The woman, the myth, the legend FKA twigs is back for her crown after three years with “holy terrain”.
Listen: “holy terrain” – FKA twigs
For decades, and continuing today, the iconography and medieval aesthetic associated with Christianity and contemporary music seem to go hand in hand – Ariana Grande’s “God is a Woman” music video to cite a recent example. Grande, however, is in no way the first to use this imagery nor is she the most recent example. The most current reference is from none other than famed, English singer-songwriter FKA twigs. twigs released the next single in the dossier for her second album Magdalene; “holy terrain”, earlier this month. Although, twigs has done what she does best and touts the emblems that feel relevant to her and asides the ones that seems unnecessary for her art.
twigs’ first single “Cellophane”, released in April, is a slow and emphatic ballad about a fall from grace with a lover; which she then reestablishes in her music video where she physically falls from an idealized Heaven down into the 9 circles of Hell. “holy terrain” is almost the complete opposite. In her first verse, twigs says:
Day one, take me to my favourite show
Day two, hold my hand and pull me close
Next to me, kiss my cheek, just any day, yes.
twigs talks about the small and often understood trials of getting into someone’s heart. Yet, by the end with “Day three, take me to a deep river. Steal a kiss when I’m lost in the mist” she now begins what are her specific needs as it relates to depression and dissociation.
twigs furthers this notion with her pre-chorus:
Will you still be there for me, once I’m yours to obtain?
Once my fruits are for taking and you flow through my veins?
Do you still think I’m beautiful, when my tears fall like rain?
Watch: “holy terrain” – FKA twigs
Without a doubt twigs has been described as “eccentric”, “bizarre” and “odd”, in the way she presents herself. her art, and the symbols she resonates with. All of those traits go in conjunction with mental health as twigs is aware that she might be “intimidating” or “a lot to be with”. The pre chorus lives to humanize twigs and her insecurities by saying, once you know all there is to know, will you still stay? Yet, she expertly, like on her first verse, starts to switch the narrative on the last line with “My love is so bountiful for a man who is true to me”.
The chorus of “holy terrain” is nothing short of genius. As twigs just spoke about her insecurity and fears with romantic love, she now talks about exactly what she needs from a man:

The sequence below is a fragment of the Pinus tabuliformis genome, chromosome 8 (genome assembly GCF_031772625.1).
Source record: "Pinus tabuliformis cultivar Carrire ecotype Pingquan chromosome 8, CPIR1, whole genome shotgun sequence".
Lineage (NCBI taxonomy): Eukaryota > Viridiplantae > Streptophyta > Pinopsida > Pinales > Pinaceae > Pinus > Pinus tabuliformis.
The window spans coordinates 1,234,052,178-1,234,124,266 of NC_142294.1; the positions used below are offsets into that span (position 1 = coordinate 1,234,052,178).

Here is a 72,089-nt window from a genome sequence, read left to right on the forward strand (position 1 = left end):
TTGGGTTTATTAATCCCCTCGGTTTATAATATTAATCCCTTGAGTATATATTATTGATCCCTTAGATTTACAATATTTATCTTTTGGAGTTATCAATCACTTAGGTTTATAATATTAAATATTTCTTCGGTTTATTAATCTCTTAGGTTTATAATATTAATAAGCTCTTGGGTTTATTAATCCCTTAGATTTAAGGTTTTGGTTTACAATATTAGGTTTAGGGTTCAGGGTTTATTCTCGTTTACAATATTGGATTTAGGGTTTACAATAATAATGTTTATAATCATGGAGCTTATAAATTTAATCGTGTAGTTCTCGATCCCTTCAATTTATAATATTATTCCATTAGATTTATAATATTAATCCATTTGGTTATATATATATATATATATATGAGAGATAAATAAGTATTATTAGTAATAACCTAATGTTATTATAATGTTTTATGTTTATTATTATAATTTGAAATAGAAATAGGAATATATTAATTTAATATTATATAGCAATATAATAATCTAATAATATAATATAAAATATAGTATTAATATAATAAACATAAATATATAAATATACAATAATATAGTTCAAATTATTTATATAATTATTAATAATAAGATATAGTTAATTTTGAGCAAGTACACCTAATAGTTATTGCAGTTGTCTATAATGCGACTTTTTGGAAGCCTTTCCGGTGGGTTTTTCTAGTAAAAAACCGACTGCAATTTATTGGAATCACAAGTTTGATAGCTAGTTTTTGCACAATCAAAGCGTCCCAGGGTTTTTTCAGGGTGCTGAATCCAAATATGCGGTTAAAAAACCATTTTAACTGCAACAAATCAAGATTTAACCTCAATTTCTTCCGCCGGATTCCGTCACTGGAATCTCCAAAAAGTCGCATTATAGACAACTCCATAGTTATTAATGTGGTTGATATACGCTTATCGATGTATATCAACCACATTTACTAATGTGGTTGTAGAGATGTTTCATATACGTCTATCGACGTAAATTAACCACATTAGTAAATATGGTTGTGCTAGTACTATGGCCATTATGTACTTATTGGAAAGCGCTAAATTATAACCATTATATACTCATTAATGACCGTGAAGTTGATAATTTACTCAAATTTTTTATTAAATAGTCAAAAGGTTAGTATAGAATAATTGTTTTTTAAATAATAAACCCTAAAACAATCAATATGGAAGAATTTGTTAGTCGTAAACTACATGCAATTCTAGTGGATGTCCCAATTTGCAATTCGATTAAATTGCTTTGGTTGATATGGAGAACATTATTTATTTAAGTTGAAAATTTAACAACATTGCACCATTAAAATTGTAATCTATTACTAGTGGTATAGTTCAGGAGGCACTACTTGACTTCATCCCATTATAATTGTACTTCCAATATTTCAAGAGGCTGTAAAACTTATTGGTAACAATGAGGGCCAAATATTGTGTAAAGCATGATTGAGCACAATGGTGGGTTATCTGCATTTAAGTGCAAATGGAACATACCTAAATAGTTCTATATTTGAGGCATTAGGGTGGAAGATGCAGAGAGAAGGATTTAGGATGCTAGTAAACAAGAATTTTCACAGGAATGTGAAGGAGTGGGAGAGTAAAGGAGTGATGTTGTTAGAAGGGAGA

For a man who can follow his heart
Not get bound by his boys and his chains
For a man who can follow his heart
And stand up in my holy terrain (I try, I try, I try, I try for you)
twigs is fervent and assertive in what she needs and will not stand for anything else. She goes so far as to personify her body and it’s love as consecrated land ie holy terrain. Once again reasserting the religious allegory for her most recent artistry.
It seems important to note how time sensitive the release of “Cellophane” and “holy terrain” are in FKA twigs life. On her Instagram, in 2018, FKA twigs transparently wrote a letter to fans detailing her experience with fibroid tumors and how a “fruit bowl of pain” was removed from her uterus. She also went on to talk about “I tried to be brave but it was excruciating at times and to be honest I started to doubt if my body would ever feel the same again” and “ …thank you precious body for healing, thank you for reminding me to be kind to myself, you are a wonderful thing, now go create and be other once again”.
twigs has found solace and power in her body enough to glorify it as “holy” and anyone that wants love her has to show it the same piety. With a seamless blend of melodic high notes, a steady beat, and feature from Future, twigs shows her impeccable artistry and how well she knows her vision. On the precipice of her Magdalene tour, another nod to to Christianity, twigs has aligned herself with Bjork and Solange as a woman that truly breathe artistry from their visuals, to their choreographed dances, even the symbolism behind a strong and precious body.
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? © Matthew Stone